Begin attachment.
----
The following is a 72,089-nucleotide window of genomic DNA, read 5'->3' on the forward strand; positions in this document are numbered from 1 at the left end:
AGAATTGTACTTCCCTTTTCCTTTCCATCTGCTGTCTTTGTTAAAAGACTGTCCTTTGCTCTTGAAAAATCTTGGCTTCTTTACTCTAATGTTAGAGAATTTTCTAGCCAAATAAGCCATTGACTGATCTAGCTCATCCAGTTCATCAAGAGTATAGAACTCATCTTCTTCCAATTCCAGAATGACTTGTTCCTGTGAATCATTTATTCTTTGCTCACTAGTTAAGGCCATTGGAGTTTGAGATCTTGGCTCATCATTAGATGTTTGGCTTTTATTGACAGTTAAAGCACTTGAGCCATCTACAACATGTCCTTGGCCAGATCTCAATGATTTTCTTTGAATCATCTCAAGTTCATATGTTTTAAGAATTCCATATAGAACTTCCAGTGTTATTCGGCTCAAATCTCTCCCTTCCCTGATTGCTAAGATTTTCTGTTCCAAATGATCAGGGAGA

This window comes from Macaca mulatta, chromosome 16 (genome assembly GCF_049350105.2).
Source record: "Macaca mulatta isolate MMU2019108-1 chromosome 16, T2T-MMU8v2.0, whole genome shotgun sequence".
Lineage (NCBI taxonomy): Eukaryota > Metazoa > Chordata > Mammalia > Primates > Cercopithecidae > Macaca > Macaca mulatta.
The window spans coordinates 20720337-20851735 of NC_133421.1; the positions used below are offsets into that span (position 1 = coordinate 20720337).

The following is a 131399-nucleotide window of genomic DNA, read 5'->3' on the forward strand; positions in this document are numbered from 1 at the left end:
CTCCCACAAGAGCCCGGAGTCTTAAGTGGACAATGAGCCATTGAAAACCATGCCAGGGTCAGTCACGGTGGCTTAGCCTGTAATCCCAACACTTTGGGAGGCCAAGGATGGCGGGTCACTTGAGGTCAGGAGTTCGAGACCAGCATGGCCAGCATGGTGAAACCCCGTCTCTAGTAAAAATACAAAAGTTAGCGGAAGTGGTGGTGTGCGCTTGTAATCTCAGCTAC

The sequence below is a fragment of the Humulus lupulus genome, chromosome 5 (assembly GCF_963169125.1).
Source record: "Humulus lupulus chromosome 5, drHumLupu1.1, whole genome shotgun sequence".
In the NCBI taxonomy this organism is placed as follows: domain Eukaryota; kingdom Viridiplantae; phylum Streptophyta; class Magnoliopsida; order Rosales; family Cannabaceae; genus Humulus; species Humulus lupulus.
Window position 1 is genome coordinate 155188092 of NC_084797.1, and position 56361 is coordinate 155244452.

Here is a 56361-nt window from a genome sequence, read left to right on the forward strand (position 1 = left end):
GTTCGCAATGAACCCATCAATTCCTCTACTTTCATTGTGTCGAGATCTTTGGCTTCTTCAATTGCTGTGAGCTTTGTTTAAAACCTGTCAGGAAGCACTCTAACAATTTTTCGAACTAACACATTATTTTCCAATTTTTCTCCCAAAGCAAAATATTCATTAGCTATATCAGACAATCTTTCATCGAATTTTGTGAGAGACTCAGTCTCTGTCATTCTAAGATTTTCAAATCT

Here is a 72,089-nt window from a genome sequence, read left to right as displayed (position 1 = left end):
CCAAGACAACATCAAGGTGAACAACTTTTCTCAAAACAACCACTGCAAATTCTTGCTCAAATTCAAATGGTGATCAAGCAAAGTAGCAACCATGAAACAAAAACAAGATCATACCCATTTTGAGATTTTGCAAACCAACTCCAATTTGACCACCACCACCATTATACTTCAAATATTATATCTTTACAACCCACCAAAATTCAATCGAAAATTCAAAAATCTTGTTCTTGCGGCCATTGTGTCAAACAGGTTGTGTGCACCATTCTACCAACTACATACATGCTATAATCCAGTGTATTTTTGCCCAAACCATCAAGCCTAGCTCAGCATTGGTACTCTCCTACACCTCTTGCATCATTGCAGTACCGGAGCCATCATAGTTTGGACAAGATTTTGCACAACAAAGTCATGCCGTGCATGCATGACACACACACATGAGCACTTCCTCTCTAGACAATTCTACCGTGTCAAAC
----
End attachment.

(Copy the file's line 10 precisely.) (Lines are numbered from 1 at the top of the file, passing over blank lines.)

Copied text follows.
Source record: "Humulus lupulus chromosome 5, drHumLupu1.1, whole genome shotgun sequence".